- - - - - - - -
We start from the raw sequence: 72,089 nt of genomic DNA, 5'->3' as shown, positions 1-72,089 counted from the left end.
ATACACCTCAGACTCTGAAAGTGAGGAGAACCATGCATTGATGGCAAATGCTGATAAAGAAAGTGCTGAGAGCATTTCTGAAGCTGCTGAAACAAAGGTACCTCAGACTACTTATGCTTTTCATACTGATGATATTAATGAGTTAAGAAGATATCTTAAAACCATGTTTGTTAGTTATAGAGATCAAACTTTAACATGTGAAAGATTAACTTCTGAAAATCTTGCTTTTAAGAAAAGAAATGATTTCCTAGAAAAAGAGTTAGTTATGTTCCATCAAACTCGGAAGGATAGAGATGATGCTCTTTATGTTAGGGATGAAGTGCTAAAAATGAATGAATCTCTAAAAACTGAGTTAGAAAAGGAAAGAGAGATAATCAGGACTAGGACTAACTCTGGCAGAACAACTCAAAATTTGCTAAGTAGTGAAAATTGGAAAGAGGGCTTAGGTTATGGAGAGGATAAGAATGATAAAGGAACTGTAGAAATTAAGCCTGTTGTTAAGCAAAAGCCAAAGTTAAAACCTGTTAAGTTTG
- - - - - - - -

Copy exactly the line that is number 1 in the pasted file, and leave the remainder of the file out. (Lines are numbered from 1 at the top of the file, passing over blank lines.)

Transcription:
We start from the raw sequence: 72,089 nt of genomic DNA, 5'->3' as shown, positions 1-72,089 counted from the left end.